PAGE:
(3) As I have already indicated, the theoretical basis for using degarelix in this manner is very reasonable. Whether it works as well as (or better than) an LHRH agonist + an antiandrogen still needs to be proven.

    (4) It is perfectly reasonable that you and your doctors want to consider this combination of degarelix + external beam radiation as a therapy with curative intent. Hopefully, it will prove to be so for you.

  31. Dr. Kaihlanen:

    Check out the American College of Radiology web site and their Appropriateness Criteria regarding use of “androgen deprivation” with post-prostatectomy radiation. They discourage it.

  32. Dear Dr. Manning and Dr. Kaihlanen:

    These appropriateness criteria take limited note of individual variation in risk and need. There are plenty of specialists who would argue that a man like Dr. K., with a rising PSA and Gleason 9 disease, would be wise to have a brief period of ADT in combination with his radiation. In the end this is very much a judgement call made by an individual physician and the patient. Of course I have no information about the speed at which Dr. K’s PSA is rising (the PSA doubling time), which is also a key factor in this decision.

  33. It is hard to understand why they would discourage it. After reading Dr. Snuffy Myers book, it is hard to argue against any form of hormone therapy; he is such an advocate. As long as I can tolerate the low testosterone side effects, I will continue the degarelix. I am hoping the “more the better” (ADT and radiation). I never had my PSA doubling time because I had two zero PSAs and then when I had the 0.12 reading I was contacted immediately to begin the radiation salvage therapy. I am assuming it would be less than 6 months but that is only a guess. Thanks for you input.

  34. Please note my reply to Manning. Also thanks to you for your input.

  35. I have read the above posts and like the input.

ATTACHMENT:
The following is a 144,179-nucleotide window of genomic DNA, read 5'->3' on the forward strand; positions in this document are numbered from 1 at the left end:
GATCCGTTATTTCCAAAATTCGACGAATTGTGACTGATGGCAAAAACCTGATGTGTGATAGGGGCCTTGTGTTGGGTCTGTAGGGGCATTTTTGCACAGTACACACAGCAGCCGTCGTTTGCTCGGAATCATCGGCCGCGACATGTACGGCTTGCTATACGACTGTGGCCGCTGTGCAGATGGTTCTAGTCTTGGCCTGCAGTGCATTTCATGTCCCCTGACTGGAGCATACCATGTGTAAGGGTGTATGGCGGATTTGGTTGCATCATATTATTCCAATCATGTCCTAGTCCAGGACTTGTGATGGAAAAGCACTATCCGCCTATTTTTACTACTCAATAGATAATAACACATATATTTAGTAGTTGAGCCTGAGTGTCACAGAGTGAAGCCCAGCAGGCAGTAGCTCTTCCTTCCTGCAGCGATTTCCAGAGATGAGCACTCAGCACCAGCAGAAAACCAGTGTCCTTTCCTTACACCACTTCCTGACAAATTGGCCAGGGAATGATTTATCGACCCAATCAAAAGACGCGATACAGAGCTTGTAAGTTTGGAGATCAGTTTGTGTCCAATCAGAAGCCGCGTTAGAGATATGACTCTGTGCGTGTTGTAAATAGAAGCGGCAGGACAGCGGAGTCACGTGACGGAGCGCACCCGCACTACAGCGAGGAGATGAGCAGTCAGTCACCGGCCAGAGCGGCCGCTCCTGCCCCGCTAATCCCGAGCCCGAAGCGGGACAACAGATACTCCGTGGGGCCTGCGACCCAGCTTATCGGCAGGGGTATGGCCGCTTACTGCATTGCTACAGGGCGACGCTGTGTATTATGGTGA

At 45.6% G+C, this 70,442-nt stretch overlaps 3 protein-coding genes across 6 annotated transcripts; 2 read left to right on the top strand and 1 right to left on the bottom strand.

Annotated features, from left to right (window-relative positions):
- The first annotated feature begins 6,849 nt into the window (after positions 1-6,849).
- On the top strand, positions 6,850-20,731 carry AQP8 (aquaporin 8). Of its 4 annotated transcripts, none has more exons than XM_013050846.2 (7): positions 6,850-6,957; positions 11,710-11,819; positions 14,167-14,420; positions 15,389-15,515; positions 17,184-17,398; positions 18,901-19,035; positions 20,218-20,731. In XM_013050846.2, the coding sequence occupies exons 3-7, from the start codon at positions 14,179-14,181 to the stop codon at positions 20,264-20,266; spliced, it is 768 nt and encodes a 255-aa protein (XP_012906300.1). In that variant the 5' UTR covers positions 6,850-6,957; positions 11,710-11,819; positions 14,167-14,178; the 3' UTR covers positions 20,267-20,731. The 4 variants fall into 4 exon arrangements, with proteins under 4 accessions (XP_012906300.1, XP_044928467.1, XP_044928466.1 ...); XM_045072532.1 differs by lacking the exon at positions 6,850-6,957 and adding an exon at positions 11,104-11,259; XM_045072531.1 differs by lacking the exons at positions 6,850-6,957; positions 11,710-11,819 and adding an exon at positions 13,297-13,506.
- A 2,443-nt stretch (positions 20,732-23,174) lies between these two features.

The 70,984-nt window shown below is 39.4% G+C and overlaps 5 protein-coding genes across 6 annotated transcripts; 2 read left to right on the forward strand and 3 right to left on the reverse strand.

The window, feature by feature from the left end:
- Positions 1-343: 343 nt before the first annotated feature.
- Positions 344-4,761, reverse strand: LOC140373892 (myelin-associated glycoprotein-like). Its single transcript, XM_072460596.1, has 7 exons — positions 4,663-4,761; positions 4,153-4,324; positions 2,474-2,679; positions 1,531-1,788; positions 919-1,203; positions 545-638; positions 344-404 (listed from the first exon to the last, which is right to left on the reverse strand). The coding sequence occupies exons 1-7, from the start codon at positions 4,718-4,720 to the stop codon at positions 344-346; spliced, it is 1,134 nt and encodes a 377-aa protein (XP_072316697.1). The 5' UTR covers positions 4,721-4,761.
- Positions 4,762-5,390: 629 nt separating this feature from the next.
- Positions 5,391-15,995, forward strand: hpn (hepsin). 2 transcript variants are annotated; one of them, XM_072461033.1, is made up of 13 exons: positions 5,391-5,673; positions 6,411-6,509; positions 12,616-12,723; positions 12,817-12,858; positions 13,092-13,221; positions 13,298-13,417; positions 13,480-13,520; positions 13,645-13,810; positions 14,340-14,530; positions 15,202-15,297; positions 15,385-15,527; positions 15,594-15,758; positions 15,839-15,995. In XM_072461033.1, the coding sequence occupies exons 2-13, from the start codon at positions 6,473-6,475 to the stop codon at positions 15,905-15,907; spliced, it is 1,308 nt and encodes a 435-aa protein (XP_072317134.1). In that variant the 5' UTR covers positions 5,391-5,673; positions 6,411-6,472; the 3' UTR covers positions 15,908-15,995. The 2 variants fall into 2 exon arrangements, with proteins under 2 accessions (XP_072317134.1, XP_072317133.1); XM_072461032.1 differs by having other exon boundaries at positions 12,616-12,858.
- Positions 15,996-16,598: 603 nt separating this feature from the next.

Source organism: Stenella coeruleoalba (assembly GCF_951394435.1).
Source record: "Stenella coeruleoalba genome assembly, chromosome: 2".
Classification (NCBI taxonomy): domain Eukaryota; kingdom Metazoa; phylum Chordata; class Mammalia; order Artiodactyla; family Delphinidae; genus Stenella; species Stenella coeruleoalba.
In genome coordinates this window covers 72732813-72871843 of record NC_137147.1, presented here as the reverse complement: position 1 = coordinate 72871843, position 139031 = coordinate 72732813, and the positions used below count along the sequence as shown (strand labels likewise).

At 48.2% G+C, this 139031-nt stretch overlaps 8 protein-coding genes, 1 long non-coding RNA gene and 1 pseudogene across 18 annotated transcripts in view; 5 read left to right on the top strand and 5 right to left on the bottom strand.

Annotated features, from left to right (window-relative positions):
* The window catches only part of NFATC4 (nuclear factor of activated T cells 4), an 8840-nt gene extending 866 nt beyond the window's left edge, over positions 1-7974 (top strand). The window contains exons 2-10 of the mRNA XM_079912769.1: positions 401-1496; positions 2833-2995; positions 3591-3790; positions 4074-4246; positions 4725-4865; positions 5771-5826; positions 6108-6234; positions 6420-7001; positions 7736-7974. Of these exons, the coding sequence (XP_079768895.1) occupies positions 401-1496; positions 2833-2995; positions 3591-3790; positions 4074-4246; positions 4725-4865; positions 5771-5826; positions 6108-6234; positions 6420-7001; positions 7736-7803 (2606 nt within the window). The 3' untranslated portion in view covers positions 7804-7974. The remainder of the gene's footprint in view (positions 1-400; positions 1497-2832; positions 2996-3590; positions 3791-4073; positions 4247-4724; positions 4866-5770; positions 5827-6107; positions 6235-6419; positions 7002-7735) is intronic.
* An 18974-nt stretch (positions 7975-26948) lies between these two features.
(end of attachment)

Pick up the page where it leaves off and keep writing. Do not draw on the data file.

I am currently undergoing EXBT + HDBT+ 6 months of ADT. I have decided to only do 4 months ADT as I am tired of the side effects. One post mentioned that the quality of life issues may outweigh the benefit of treatment options. I have read the various articles and outcomes and have come to this conclusion. Prostate cancer is such a slow-growing cancer that focusing only on [prospective] research on humans with prostate cancer leads to a career with very few publications. We therefore get most of our information from retrospective studies and studies done by individuals who are trained very well in clinical treatment but poorly in research (some exceptions of course). This is just because of the length of time for determining if [a specific] treatment has an impact takes so long. My suggested solution, have the funding agencies, research hospitals, etc., focus on hiring researchers that have expertise in conducting clinical trials on cancers that allow numerous publications (short time needed to collect results) and do studies of prostate cancer as a sideline. We are getting most of the data from clinicians who are experts in clinical treatment of prostate cancer with little research expertise. And, not surprisingly, we have mostly articles that are difficult to interpret, address various treatments, and give conflicting results. I have a team of physicians that each have various opinions. They get their opinions from publications I hope. Individual designed treatments mean this, the doctor has a very limited and conflicting data set to read and, therefore, the patient’s guess is as good as the doctors. Let’s try to reduce the guesswork.